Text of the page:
Mark W. Maciejewski1; Kumaran Baskaran2; Mosrur Chowdhury1; Hesam Dashti2; Frank Delaglio3, 4; Hamid Eghbalnia2; Oksana Gorbatyuk1; Michael R. Gryk1, 5; Dmitry Maziuk2; Ion Moraru1; Pedro Romero2; Adam Schuyler1; Eldon L. Ulrich2; Gerard Weatherby1; Jonathan Wedell2; Michael Wilson1; Terry Wright1; Jeffrey C. Hoch1
1UConn Health, Farmington, CT; 2University of Wisconsin-Madison, Madison, WI; 3University of Maryland, Rockville, MD; 4National Institute of Standards and Technology, Rockville, MD; 5University of Illinois, Urbana-Champaign, IL
NMRbox is a free resource for biomolecular-NMR computation. NMRbox provides a virtual machine (downloadable and cloud-based Platform-as-a-Service) provisioned with over a hundred packages. The NMRbox.org website hosts a software registry to simplify software discovery and provide access to documentation, publications, and usage statistics. The NMRbox PaaS provides high-performance compute and secure data storage services. In addition to simplifying the complex software environment needed for biomolecular NMR, NMRbox fosters the development of meta-software packages that rely on the cooperation of multiple packages. We describe resources recently deployed in NMRbox, including free access to some commercial NMR software, GPU acceleration, and additional computational and storage capacity. NMRbox is a Biomedical Technology Research Resource supported by NIH/NIGMS. Visit the NMRbox booth during ENC.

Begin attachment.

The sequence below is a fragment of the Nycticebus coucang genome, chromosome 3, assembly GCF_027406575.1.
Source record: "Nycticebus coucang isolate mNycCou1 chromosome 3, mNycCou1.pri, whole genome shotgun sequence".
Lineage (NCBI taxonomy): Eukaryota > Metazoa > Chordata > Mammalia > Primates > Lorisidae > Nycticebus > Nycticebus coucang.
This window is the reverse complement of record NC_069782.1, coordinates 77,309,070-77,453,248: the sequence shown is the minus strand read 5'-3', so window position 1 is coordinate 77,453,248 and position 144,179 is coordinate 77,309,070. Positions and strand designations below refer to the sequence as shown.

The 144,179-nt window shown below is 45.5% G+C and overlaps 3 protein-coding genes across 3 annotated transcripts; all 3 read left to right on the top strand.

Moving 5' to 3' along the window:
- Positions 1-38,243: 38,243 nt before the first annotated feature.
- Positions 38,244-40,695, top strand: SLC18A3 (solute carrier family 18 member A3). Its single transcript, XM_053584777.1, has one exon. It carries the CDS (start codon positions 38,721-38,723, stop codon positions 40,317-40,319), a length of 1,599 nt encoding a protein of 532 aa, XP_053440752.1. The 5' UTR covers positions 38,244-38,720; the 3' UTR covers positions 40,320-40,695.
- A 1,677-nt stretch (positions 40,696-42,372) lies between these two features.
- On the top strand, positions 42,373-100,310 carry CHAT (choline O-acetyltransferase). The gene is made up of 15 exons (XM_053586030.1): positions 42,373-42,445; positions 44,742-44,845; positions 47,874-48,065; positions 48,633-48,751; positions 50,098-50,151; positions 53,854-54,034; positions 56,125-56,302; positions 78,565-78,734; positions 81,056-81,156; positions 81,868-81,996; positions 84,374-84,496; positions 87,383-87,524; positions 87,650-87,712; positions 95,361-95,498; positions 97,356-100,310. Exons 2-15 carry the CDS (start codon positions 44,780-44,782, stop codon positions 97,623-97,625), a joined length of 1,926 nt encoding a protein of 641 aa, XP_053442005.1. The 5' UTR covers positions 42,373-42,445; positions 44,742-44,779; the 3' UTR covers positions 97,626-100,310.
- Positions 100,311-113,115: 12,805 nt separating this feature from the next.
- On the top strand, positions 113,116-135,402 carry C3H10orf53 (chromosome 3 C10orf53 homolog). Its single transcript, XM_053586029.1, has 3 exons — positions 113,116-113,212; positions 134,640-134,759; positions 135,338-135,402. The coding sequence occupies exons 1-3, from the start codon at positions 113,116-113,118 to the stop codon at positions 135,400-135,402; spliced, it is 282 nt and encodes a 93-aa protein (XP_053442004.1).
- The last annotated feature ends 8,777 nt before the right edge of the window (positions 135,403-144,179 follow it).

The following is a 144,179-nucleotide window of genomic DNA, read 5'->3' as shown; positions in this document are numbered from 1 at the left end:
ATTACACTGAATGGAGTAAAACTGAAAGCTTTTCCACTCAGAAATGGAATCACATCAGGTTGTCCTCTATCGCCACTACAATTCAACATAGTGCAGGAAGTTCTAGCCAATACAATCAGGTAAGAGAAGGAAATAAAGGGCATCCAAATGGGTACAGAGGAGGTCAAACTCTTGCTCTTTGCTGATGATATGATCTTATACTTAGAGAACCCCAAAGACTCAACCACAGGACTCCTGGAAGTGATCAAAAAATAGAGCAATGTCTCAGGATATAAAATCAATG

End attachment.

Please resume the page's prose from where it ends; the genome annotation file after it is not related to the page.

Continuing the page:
Session: Computational NMR, poster number: 183
Quality Assessment of Biomolecular NMR Structures
Roberto Tejero1; Yuanpeng Janet Huang2; Antonio Rosato3; Gaetano T. Montelione2
1Universidad de Valencia, Valencia, Spain; 2Rutgers, The State University of New Jersey, Piscataway, NJ; 3CERM - University of Florence, Florance, Italy
Biomolecular NMR structures are now routinely used in biology, chemistry, and bioinformatics. Methods and metrics for assessing the accuracy and precision of NMR structures are beginning to be standardized across the biological NMR community. These include both knowledge-based assessment metrics, parameterized from the database of biomolecular structures, and model-versus-data assessment metrics. On line servers are available that provide comprehensive protein structure quality assessment reports, and efforts are in progress by the world-wide Protein Data Bank (wwPDB) to develop a biomolecular NMR structure quality assessment pipeline as part of the structure deposition process. These quality assessment metrics and standards will aid in determining more accurate structures, and increase the value and utility of these structures for the broader scientific community.